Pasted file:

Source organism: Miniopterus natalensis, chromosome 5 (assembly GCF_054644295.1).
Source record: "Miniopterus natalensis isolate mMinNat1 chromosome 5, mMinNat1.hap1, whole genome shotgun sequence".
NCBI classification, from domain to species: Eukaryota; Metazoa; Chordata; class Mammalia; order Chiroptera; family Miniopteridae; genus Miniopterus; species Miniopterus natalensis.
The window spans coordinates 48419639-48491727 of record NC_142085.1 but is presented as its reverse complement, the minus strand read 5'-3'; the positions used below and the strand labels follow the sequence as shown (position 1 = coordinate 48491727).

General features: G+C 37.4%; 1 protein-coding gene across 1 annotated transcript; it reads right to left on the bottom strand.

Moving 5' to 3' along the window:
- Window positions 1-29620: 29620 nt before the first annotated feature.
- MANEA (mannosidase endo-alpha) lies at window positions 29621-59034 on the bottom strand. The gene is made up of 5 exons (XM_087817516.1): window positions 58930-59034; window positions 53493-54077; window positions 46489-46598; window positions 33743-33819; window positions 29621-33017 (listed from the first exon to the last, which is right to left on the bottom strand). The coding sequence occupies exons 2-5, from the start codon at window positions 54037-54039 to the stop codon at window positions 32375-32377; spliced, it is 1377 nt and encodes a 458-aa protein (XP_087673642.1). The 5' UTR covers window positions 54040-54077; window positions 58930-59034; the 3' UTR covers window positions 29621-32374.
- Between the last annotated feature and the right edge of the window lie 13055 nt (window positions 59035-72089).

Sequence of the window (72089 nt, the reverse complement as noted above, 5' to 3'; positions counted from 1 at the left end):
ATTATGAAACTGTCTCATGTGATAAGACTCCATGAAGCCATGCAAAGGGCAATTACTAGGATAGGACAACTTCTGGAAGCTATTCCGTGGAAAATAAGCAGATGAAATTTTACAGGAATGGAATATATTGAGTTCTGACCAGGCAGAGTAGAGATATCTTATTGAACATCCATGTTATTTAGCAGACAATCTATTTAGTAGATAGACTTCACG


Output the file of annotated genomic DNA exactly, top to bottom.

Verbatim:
Source organism: Miniopterus natalensis, chromosome 5 (assembly GCF_054644295.1).
Source record: "Miniopterus natalensis isolate mMinNat1 chromosome 5, mMinNat1.hap1, whole genome shotgun sequence".
NCBI classification, from domain to species: Eukaryota; Metazoa; Chordata; class Mammalia; order Chiroptera; family Miniopteridae; genus Miniopterus; species Miniopterus natalensis.
The window spans coordinates 48419639-48491727 of record NC_142085.1 but is presented as its reverse complement, the minus strand read 5'-3'; the positions used below and the strand labels follow the sequence as shown (position 1 = coordinate 48491727).

General features: G+C 37.4%; 1 protein-coding gene across 1 annotated transcript; it reads right to left on the bottom strand.

Moving 5' to 3' along the window:
- Window positions 1-29620: 29620 nt before the first annotated feature.
- MANEA (mannosidase endo-alpha) lies at window positions 29621-59034 on the bottom strand. The gene is made up of 5 exons (XM_087817516.1): window positions 58930-59034; window positions 53493-54077; window positions 46489-46598; window positions 33743-33819; window positions 29621-33017 (listed from the first exon to the last, which is right to left on the bottom strand). The coding sequence occupies exons 2-5, from the start codon at window positions 54037-54039 to the stop codon at window positions 32375-32377; spliced, it is 1377 nt and encodes a 458-aa protein (XP_087673642.1). The 5' UTR covers window positions 54040-54077; window positions 58930-59034; the 3' UTR covers window positions 29621-32374.
- Between the last annotated feature and the right edge of the window lie 13055 nt (window positions 59035-72089).

Sequence of the window (72089 nt, the reverse complement as noted above, 5' to 3'; positions counted from 1 at the left end):
ATTATGAAACTGTCTCATGTGATAAGACTCCATGAAGCCATGCAAAGGGCAATTACTAGGATAGGACAACTTCTGGAAGCTATTCCGTGGAAAATAAGCAGATGAAATTTTACAGGAATGGAATATATTGAGTTCTGACCAGGCAGAGTAGAGATATCTTATTGAACATCCATGTTATTTAGCAGACAATCTATTTAGTAGATAGACTTCACG